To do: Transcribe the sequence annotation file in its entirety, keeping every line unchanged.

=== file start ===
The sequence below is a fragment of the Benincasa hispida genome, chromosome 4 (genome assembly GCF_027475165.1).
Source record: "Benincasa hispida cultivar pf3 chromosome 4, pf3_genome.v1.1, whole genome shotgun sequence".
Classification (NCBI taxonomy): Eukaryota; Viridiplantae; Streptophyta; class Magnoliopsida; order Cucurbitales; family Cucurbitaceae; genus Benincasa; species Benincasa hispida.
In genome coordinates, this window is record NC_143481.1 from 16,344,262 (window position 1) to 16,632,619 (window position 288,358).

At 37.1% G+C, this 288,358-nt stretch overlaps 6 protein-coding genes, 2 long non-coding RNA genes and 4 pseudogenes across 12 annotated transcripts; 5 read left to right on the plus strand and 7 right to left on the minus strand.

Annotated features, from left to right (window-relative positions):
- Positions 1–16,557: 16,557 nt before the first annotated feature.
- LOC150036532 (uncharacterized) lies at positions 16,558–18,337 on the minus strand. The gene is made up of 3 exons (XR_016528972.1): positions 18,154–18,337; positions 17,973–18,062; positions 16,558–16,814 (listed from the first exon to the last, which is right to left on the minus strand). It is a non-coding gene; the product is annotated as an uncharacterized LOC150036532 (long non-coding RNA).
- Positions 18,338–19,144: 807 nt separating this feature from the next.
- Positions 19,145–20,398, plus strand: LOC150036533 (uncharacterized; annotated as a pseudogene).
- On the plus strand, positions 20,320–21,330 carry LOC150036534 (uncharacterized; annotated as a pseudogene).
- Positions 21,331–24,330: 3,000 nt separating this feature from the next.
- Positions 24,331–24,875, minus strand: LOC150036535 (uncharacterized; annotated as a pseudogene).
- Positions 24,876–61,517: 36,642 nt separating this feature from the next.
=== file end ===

The sequence below is a fragment of the Benincasa hispida genome, chromosome 4 (genome assembly GCF_027475165.1).
Source record: "Benincasa hispida cultivar pf3 chromosome 4, pf3_genome.v1.1, whole genome shotgun sequence".
Classification (NCBI taxonomy): Eukaryota; Viridiplantae; Streptophyta; class Magnoliopsida; order Cucurbitales; family Cucurbitaceae; genus Benincasa; species Benincasa hispida.
In genome coordinates, this window is record NC_143481.1 from 16,344,262 (window position 1) to 16,632,619 (window position 288,358).

At 37.1% G+C, this 288,358-nt stretch overlaps 6 protein-coding genes, 2 long non-coding RNA genes and 4 pseudogenes across 12 annotated transcripts; 5 read left to right on the plus strand and 7 right to left on the minus strand.

Annotated features, from left to right (window-relative positions):
- Positions 1–16,557: 16,557 nt before the first annotated feature.
- LOC150036532 (uncharacterized) lies at positions 16,558–18,337 on the minus strand. The gene is made up of 3 exons (XR_016528972.1): positions 18,154–18,337; positions 17,973–18,062; positions 16,558–16,814 (listed from the first exon to the last, which is right to left on the minus strand). It is a non-coding gene; the product is annotated as an uncharacterized LOC150036532 (long non-coding RNA).
- Positions 18,338–19,144: 807 nt separating this feature from the next.
- Positions 19,145–20,398, plus strand: LOC150036533 (uncharacterized; annotated as a pseudogene).
- On the plus strand, positions 20,320–21,330 carry LOC150036534 (uncharacterized; annotated as a pseudogene).
- Positions 21,331–24,330: 3,000 nt separating this feature from the next.
- Positions 24,331–24,875, minus strand: LOC150036535 (uncharacterized; annotated as a pseudogene).
- Positions 24,876–61,517: 36,642 nt separating this feature from the next.